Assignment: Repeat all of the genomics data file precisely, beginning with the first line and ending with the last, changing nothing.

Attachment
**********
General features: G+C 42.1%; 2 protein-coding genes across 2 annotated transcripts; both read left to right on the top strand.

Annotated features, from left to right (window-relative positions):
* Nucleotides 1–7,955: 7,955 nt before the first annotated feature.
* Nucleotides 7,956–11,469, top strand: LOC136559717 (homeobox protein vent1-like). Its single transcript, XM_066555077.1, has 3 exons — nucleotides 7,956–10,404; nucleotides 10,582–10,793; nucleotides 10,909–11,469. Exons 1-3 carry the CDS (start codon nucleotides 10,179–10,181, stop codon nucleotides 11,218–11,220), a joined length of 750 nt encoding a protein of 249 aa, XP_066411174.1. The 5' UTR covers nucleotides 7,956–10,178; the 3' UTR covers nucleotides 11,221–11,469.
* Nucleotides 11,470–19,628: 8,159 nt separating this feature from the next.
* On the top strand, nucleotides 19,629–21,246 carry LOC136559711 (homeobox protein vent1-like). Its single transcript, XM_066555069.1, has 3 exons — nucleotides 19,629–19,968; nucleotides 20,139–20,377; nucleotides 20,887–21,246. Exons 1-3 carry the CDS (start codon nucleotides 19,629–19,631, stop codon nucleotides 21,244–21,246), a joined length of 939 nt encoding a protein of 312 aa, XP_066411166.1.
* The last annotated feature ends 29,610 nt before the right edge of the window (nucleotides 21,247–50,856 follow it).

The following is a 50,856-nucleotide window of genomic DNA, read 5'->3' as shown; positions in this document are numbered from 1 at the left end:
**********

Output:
General features: G+C 42.1%; 2 protein-coding genes across 2 annotated transcripts; both read left to right on the top strand.

Annotated features, from left to right (window-relative positions):
* Nucleotides 1–7,955: 7,955 nt before the first annotated feature.
* Nucleotides 7,956–11,469, top strand: LOC136559717 (homeobox protein vent1-like). Its single transcript, XM_066555077.1, has 3 exons — nucleotides 7,956–10,404; nucleotides 10,582–10,793; nucleotides 10,909–11,469. Exons 1-3 carry the CDS (start codon nucleotides 10,179–10,181, stop codon nucleotides 11,218–11,220), a joined length of 750 nt encoding a protein of 249 aa, XP_066411174.1. The 5' UTR covers nucleotides 7,956–10,178; the 3' UTR covers nucleotides 11,221–11,469.
* Nucleotides 11,470–19,628: 8,159 nt separating this feature from the next.
* On the top strand, nucleotides 19,629–21,246 carry LOC136559711 (homeobox protein vent1-like). Its single transcript, XM_066555069.1, has 3 exons — nucleotides 19,629–19,968; nucleotides 20,139–20,377; nucleotides 20,887–21,246. Exons 1-3 carry the CDS (start codon nucleotides 19,629–19,631, stop codon nucleotides 21,244–21,246), a joined length of 939 nt encoding a protein of 312 aa, XP_066411166.1.
* The last annotated feature ends 29,610 nt before the right edge of the window (nucleotides 21,247–50,856 follow it).

The following is a 50,856-nucleotide window of genomic DNA, read 5'->3' as shown; positions in this document are numbered from 1 at the left end: